The repetition of consonant sounds at the beginnings of words.

Allusion

An indirect reference to another literary work or to a famous person, place or event.

Analogy

A point-by-point comparison between two things that are alike in some respect.

Assonance

The repetition of vowel sounds within non-rhyming words.

Dialogue

Written conversation between two or more characters in either fiction or nonfiction works.  Dialogue helps bring characters to life and gives readers insights into the characters’ qualities, personality traits, and reactions to other characters.

Epithet

A brief descriptive phrase that points out traits associated with a particular person or thing. In the Odyssey, Odysseus is often called the “…master strategist.”

Extended Metaphor

A figure of speech that compares two essentially unlike things at some length and in several ways

Flashback

A conversation, an episode, or an event that happened before the beginning of the story.  Often a flashback interrupts the chronological flow of the story to give the reader information to help in understanding a character’s present situation.

Foreshadowing

A writer’s use of hints or clues to indicate events and situations that will occur later in the plot.  This technique creates suspense while preparing the reader for what is to come.

Historical Fiction

Contemporary fiction that is set in the past.  It may contain references to actual people and events of the past.

Hyperbole

 A figure of speech in which the truth is exaggerated for emphasis or for humorous effect.

Idiom

An expression that has meaning different from the meaning of its individual words.  For example, “go to the dogs” is an idiom meaning “go to ruin.”

Imagery

Descriptive words and phrases that re-create sensory experiences for the reader.  Imagery usually appeals to one of the five senses – sight, hearing, smell, taste, and touch – to help the reader imagine exactly what is being described.

Irony

A special kind of contrast between appearance and reality – usually one in which reality is the opposite from what it seems.

Situational Irony:  the contrast between what a reader or character expects and what actually exists or happens.

Dramatic Irony:  The reader or viewer knows something that a character does not know.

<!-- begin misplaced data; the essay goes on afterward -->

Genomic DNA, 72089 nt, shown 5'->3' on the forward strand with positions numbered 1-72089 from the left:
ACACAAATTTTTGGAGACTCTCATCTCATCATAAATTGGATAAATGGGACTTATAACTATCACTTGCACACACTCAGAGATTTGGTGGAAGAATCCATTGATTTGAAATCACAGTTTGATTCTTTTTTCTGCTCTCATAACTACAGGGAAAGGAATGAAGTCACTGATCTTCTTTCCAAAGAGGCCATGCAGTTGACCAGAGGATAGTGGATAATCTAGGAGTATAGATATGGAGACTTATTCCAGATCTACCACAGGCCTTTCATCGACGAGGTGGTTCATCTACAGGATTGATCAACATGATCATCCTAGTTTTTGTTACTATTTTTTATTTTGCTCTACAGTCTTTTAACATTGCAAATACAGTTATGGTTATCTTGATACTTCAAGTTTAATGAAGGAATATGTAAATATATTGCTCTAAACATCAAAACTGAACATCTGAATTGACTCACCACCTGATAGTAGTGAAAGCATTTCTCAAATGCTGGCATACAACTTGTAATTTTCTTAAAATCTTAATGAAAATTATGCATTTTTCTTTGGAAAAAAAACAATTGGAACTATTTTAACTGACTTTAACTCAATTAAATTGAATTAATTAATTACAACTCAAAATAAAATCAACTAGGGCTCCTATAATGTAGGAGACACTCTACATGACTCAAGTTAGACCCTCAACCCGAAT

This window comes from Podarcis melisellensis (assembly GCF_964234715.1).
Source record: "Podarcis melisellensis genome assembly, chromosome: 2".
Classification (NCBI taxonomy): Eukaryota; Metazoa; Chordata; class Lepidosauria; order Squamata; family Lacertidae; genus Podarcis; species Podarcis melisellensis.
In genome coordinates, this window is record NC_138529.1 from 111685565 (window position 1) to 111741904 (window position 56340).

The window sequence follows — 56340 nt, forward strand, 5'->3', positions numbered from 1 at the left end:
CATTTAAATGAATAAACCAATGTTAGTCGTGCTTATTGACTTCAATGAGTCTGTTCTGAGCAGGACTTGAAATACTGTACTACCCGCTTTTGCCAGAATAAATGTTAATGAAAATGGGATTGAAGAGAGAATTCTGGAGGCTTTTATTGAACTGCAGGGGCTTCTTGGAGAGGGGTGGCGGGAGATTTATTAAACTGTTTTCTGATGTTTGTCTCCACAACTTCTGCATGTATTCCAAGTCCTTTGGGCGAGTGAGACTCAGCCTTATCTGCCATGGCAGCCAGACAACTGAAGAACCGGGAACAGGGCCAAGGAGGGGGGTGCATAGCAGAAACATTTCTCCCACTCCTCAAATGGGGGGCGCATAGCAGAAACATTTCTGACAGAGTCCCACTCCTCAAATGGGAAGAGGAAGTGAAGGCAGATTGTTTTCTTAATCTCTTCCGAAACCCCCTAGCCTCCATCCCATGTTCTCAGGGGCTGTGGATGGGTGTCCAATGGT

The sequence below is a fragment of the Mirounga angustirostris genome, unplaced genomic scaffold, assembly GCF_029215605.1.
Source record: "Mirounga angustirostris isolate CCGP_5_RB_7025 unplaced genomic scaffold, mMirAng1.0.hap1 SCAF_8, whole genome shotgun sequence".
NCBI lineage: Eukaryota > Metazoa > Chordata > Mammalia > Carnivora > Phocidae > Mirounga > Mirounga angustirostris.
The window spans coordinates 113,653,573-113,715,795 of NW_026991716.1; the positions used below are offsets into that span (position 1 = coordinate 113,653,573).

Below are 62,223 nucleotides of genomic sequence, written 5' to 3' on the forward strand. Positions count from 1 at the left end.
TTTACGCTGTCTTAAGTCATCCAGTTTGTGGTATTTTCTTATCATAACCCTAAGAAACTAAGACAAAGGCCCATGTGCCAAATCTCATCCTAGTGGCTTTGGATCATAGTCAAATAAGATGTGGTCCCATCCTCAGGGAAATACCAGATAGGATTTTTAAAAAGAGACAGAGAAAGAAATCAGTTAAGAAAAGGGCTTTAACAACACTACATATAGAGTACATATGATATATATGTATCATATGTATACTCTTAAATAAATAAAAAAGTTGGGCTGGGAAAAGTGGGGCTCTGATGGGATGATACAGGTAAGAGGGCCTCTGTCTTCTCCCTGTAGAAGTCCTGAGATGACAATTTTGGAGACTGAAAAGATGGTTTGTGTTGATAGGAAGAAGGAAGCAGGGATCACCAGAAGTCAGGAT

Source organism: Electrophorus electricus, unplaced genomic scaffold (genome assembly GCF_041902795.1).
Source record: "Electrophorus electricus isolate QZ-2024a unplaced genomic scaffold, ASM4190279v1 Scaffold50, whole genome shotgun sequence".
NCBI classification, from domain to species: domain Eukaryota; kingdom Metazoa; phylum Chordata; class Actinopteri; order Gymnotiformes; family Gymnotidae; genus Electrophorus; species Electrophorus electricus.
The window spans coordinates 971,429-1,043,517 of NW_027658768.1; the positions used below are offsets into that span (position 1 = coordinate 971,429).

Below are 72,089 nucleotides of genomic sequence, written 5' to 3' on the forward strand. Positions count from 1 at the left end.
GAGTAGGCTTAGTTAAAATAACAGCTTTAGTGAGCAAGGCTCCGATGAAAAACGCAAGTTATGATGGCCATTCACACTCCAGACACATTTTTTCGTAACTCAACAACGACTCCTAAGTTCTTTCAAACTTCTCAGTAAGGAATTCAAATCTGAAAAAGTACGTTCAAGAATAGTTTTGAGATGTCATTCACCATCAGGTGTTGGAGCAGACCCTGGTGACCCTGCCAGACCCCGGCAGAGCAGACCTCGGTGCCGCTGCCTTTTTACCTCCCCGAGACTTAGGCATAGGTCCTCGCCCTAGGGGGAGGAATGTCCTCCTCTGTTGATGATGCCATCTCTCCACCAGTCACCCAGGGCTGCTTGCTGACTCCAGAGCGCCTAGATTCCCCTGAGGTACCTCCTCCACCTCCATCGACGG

Verbal Irony: Someone knowingly exaggerates or says one thing and means another.

Metaphor

A figure of speech that makes a comparison between two things that are basically unlike but that have something in common.

Paradox

A statement that seems to contradict itself but is, nevertheless, true.

Parallelism

The use of similar grammatical constructions to express ideas that are related or equal in importance.  The parallel elements may be words, phrases, sentences, or paragraphs.

Personification

A figure of speech in which human qualities are attributed to an object, animal, or idea.

Pun

A joke that comes from a play on words.

Realistic Fiction

A type of fiction that creates a truthful imitation of ordinary life.

Repetition

A technique in which a sound, word, phrase, or line is repeated for effect or emphasis.

Rhyme

The occurrence of a similar or identical sound at the ends of two or more words.

Internal Rhyme:  Occurs within a line.

End Rhyme: Occurs at the ends of lines.

Slant Rhyme:  Occurs when the sounds are not quite identical as in words such as care and dear. Also known as near or approximate rhyme.

Rhyme Scheme:  The pattern of end rhyme in a poem. The pattern is charted by assigning a letter of the alphabet, beginning with the letter a, to each line.  Lines that rhyme are given the same letter.

Satire

A literary technique in which ideas or customs are ridiculed for the purpose of improving society.  While satire can be funny, its aim is not to amuse, but to arose contempt or dissatisfaction for the present situation.

Simile

A figure of speech that makes a comparison between two things using the word like or as.

Soliloquy

In drama it is a speech in which a character speaks thoughts aloud.  Generally, the character is on stage alone, not speaking to other characters.

Sonnet

A lyric poem of 14 lines, commonly written in iambic pentameter. The Shakespearean (Elizabethan) sonnet consists of three quatrains, or four-line units, and a final couplet. The typical rhyme scheme of a Shakespearean sonnet is abab cdcd efef gg.

Symbol

A symbol is a person, a place, an activity, or an object that stands for something beyond itself. Symbols can have many levels of meaning.

Tragedy

A dramatic work that presents the downfall of a dignified character or characters who are involved in historically or socially significant events.

Understatement

A technique of creating emphasis by saying less than is actually or literally true.  It is the opposite of hyperbole, or exaggeration.